(Date:6/24/2016)... ... June 24, 2016 , ... ... Clinical Decision Making in Emergency Medicine conference in Ponte Vedra Beach, FL. The ... published in Emergency Medicine Practice and Pediatric Emergency Medicine Practice. , ...
(Date:6/24/2016)... , ... June 24, 2016 , ... ... actively feeding the Frederick area economy by obtaining investment capital for emerging technology ... past 2½ years that have already resulted in more than a million dollars ...
(Date:6/24/2016)... , ... June 24, 2016 , ... ... human induced pluripotent stem (iPS) cells and other difficult to transfect cells, announces ... Medium. The PluriQ™ G9™ Gene Editing System is a complete system ...
Breaking Medicine News(10 mins):
(Date:6/24/2016)... -- Dublin ... the " Global Markets for Spectroscopy Equipment" ... This report focuses on the global market ... its applications in various applications. The report deals with ... main industries: pharmaceutical and biotechnology, food and beverage, and ...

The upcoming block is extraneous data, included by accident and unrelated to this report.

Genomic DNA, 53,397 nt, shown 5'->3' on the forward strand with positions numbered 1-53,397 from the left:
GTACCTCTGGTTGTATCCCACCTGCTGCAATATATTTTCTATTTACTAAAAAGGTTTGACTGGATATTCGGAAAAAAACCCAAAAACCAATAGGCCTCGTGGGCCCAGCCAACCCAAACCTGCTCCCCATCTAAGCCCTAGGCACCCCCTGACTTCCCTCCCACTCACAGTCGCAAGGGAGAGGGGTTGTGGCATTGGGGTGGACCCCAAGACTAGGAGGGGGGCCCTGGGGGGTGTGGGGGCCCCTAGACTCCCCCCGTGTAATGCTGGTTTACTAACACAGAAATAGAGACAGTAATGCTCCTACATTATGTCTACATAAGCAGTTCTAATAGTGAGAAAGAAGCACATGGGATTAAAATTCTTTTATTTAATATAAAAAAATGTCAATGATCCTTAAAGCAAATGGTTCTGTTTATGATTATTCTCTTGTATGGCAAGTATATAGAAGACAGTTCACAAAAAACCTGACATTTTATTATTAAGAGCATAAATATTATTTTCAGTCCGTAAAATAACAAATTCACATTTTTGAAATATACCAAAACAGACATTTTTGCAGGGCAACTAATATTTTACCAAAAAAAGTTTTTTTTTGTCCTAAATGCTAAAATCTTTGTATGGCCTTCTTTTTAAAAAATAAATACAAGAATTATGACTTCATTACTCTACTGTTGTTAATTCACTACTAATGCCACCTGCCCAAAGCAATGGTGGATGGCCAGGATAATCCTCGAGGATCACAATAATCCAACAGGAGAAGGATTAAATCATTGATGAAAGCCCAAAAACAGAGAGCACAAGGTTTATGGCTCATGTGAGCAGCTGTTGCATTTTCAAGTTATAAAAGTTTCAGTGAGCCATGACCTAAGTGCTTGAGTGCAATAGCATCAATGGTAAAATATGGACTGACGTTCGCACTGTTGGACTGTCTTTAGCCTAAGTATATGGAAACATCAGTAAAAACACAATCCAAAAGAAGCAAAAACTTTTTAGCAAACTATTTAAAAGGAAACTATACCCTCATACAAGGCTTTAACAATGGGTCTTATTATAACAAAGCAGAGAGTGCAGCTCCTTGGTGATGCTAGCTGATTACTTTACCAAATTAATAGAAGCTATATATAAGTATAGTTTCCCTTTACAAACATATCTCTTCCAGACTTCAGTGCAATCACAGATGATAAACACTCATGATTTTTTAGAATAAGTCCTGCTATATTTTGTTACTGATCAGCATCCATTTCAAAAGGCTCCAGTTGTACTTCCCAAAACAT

(Date:6/24/2016)... , June 24, 2016 Research ... World Market for Companion Diagnostic Tests" report to their ... Market for Companion Diagnostics The World Market ... and personalized medicine diagnostics. Market analysis in the report includes ... Test Market (In Vitro Diagnostic Kits) by Region (N. America, ...
(Date:6/23/2016)... HOUSTON , June 23, 2016  MedSource ... platform as its e-clinical software solution of choice.  ... the best possible value to their clients by ... nowEDC.  The preferred relationship establishes nowEDC as the ... pricing for MedSource,s full-service clients.  "nowEDC has long ...
Breaking Medicine Technology: